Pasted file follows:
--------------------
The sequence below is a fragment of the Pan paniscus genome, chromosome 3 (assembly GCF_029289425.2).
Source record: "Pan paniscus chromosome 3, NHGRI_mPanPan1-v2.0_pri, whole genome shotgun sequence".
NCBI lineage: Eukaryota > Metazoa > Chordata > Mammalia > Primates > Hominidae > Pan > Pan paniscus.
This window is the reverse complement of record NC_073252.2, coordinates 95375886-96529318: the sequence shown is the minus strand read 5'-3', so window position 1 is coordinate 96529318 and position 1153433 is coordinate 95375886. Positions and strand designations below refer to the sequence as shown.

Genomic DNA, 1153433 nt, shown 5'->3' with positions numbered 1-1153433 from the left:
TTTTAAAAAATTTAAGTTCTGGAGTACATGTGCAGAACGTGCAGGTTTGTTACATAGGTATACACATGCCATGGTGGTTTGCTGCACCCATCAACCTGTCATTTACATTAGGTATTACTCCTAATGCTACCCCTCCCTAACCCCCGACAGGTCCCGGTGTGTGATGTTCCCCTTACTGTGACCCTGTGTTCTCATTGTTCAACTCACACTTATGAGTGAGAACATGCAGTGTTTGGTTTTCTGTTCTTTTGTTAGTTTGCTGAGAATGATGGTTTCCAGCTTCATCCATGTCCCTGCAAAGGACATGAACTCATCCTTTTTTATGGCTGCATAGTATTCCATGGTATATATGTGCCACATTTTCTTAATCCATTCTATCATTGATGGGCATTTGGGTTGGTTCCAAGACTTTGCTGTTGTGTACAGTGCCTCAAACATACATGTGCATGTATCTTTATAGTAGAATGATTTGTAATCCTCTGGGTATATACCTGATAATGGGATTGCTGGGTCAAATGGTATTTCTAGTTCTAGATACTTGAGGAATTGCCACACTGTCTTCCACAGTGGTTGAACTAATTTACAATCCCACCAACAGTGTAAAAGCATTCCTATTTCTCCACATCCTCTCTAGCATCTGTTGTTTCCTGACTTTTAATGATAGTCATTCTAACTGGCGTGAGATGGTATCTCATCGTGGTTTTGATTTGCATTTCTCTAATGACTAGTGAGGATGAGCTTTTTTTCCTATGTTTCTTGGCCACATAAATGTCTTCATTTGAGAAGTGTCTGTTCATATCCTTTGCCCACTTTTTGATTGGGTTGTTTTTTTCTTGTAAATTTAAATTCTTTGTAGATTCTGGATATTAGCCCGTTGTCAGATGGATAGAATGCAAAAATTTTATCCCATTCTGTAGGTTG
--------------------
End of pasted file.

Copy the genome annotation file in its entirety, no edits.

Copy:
The sequence below is a fragment of the Pan paniscus genome, chromosome 3 (assembly GCF_029289425.2).
Source record: "Pan paniscus chromosome 3, NHGRI_mPanPan1-v2.0_pri, whole genome shotgun sequence".
NCBI lineage: Eukaryota > Metazoa > Chordata > Mammalia > Primates > Hominidae > Pan > Pan paniscus.
This window is the reverse complement of record NC_073252.2, coordinates 95375886-96529318: the sequence shown is the minus strand read 5'-3', so window position 1 is coordinate 96529318 and position 1153433 is coordinate 95375886. Positions and strand designations below refer to the sequence as shown.

Genomic DNA, 1153433 nt, shown 5'->3' with positions numbered 1-1153433 from the left:
TTTTAAAAAATTTAAGTTCTGGAGTACATGTGCAGAACGTGCAGGTTTGTTACATAGGTATACACATGCCATGGTGGTTTGCTGCACCCATCAACCTGTCATTTACATTAGGTATTACTCCTAATGCTACCCCTCCCTAACCCCCGACAGGTCCCGGTGTGTGATGTTCCCCTTACTGTGACCCTGTGTTCTCATTGTTCAACTCACACTTATGAGTGAGAACATGCAGTGTTTGGTTTTCTGTTCTTTTGTTAGTTTGCTGAGAATGATGGTTTCCAGCTTCATCCATGTCCCTGCAAAGGACATGAACTCATCCTTTTTTATGGCTGCATAGTATTCCATGGTATATATGTGCCACATTTTCTTAATCCATTCTATCATTGATGGGCATTTGGGTTGGTTCCAAGACTTTGCTGTTGTGTACAGTGCCTCAAACATACATGTGCATGTATCTTTATAGTAGAATGATTTGTAATCCTCTGGGTATATACCTGATAATGGGATTGCTGGGTCAAATGGTATTTCTAGTTCTAGATACTTGAGGAATTGCCACACTGTCTTCCACAGTGGTTGAACTAATTTACAATCCCACCAACAGTGTAAAAGCATTCCTATTTCTCCACATCCTCTCTAGCATCTGTTGTTTCCTGACTTTTAATGATAGTCATTCTAACTGGCGTGAGATGGTATCTCATCGTGGTTTTGATTTGCATTTCTCTAATGACTAGTGAGGATGAGCTTTTTTTCCTATGTTTCTTGGCCACATAAATGTCTTCATTTGAGAAGTGTCTGTTCATATCCTTTGCCCACTTTTTGATTGGGTTGTTTTTTTCTTGTAAATTTAAATTCTTTGTAGATTCTGGATATTAGCCCGTTGTCAGATGGATAGAATGCAAAAATTTTATCCCATTCTGTAGGTTG